In Argo, Affleck tells story of unlikely rescue from Iran in 1979
BEN AFFLECK'S entertaining "Argo" belongs to the "not on my watch" school of rescue-drama cinema.
It's a close cousin to "Apollo 13," the fact-based story of a potential disaster turned into a rearguard, seat-of-the-pants triumph by competent professionals.
This one centers around a CIA man named Tony Mendez (Affleck) called in during the 1979 Iran hostage crisis to rescue six American embassasy workers hiding out at the home of the Canadian ambassador.
If found, they will likely be executed as spies. Their hiding place is on the verge of being exposed, and the only existing White House plan to slip them past the fanatical militant Iranian/Islamist police state involves a bicycle tour.
Enter Mendez, a legendary specialist in the "extraction" of "assets" - he rescues people. He devises his own plan: He'll fly in as the Canadian producer of a sci-fi movie called "Argo" and fly out with the six Americans posing as his Canadian crew. The plan is sold to the Carter administration on the basis that it's "the best bad plan we've got."
The line typifies the movie's ample sense of humor, and my one quibble with the movie is that it never really reconciles the two strands of plot and tone: the tense deteriorating "Lifeboat" dynamics of the endangered embassy refugees, and the frequently comic story of a CIA man creating a fake movie in Hollywood.
It's in Hollywood that the movie feels most at home. The only way Mendez's goofy plan works is if his pretend movie seems real, so he contracts with a real movie producer (Alan Arkin) and special-effects guy (John Goodman) to make it look legit - there is a script, actors are hired, there is a table reading, and stories of the "Star Wars" ripoff are placed in the trade papers.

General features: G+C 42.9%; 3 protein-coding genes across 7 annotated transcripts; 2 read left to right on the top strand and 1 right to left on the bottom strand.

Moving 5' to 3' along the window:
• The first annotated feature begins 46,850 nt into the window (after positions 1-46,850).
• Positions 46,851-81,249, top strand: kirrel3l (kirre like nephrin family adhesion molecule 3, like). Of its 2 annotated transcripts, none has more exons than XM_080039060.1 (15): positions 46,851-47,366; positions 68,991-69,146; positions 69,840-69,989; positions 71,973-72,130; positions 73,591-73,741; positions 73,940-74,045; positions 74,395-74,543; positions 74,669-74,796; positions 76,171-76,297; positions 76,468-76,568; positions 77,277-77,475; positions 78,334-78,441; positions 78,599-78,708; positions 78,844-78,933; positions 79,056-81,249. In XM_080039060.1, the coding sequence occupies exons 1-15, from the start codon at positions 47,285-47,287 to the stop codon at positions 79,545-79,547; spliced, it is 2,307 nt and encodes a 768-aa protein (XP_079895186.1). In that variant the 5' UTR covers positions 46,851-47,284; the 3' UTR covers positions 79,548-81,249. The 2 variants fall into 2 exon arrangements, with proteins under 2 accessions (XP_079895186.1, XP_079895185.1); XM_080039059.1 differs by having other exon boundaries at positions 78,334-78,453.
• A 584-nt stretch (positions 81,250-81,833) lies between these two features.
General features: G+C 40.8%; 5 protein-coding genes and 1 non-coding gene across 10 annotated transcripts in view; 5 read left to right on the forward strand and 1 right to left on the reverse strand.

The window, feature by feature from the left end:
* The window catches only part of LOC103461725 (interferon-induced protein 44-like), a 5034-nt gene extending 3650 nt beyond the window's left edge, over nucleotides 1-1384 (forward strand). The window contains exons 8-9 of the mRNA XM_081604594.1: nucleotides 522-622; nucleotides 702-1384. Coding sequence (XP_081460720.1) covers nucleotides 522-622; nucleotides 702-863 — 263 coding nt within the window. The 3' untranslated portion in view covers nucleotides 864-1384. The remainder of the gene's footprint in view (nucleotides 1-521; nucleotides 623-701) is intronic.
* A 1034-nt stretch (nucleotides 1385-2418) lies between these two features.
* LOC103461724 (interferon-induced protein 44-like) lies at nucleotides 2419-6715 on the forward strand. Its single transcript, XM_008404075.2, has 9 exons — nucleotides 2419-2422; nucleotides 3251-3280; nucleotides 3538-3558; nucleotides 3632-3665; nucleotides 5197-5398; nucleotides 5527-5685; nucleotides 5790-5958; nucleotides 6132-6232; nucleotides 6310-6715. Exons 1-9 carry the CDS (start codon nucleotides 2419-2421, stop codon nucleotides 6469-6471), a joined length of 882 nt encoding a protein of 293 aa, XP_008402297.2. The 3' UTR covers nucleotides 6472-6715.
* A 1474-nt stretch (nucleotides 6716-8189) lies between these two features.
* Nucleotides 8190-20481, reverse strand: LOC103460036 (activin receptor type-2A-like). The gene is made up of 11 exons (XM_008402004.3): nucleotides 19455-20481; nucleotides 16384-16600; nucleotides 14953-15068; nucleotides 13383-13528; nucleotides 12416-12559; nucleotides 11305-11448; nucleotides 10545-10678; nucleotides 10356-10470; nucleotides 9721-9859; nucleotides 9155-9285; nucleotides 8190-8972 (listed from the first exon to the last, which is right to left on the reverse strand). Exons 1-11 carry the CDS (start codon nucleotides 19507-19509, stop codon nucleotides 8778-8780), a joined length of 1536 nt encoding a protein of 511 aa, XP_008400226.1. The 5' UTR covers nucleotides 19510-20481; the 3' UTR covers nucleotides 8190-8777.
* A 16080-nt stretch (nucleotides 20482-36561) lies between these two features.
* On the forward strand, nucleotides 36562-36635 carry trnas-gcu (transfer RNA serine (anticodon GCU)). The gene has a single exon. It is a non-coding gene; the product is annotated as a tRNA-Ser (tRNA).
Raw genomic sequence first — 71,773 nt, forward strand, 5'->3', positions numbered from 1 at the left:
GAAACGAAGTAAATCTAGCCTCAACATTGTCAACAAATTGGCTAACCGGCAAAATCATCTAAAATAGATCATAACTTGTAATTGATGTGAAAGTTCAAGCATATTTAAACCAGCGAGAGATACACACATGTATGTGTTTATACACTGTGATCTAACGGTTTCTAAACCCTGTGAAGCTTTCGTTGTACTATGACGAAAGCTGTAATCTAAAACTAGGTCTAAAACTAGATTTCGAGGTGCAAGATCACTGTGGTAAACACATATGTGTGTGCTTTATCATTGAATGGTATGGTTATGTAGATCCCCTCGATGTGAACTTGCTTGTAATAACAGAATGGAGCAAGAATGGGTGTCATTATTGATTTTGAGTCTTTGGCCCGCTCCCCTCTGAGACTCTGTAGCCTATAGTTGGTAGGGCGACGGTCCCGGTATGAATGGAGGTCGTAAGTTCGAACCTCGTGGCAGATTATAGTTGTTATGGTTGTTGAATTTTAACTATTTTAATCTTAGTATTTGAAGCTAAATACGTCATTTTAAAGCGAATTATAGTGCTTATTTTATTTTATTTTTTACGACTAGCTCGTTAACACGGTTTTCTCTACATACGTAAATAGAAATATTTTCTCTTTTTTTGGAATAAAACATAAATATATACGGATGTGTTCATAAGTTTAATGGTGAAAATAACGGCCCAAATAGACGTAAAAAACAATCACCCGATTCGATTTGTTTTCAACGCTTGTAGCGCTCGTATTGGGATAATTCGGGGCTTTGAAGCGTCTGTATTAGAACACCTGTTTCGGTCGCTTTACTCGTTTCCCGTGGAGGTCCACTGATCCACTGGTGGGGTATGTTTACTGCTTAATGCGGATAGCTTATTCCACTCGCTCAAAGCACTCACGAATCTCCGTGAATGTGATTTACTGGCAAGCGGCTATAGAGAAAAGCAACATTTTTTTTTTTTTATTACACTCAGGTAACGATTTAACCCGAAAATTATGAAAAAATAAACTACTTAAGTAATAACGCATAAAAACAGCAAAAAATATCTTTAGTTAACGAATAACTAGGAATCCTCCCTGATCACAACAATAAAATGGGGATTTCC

Thus fortified with fake facts, Mendez flies into Iran with six phony passports and briefs the incredulous embassy workers on his flimsy plan. They aren't thrilled, but come to see the dangerous gambit as their only hope of getting out of locked-down Iran alive.
We know how it ends, but Affleck ("The Town") amps up the tension with his command of thriller dynamics, and the final moments at the Tehran airport are suitably tense.
The movie also has the novelty of CIA man as hero and works as a nod to all of those who serve as by-definition unsung heroes in the clandestine service (Bryan Cranston is Mendez's no-nonsense, get-stuff-done boss).
On the other hand, "Argo" is not blind to agency flaws. In one of the movie's more trenchant moments, a valuable Iranian ally is shown leaving her country to find refuge in a safer place - Iraq.
Contact movie critic Gary Thompson at 215-854-5992 or email@example.com. Read his blog at philly.com/keepitreel.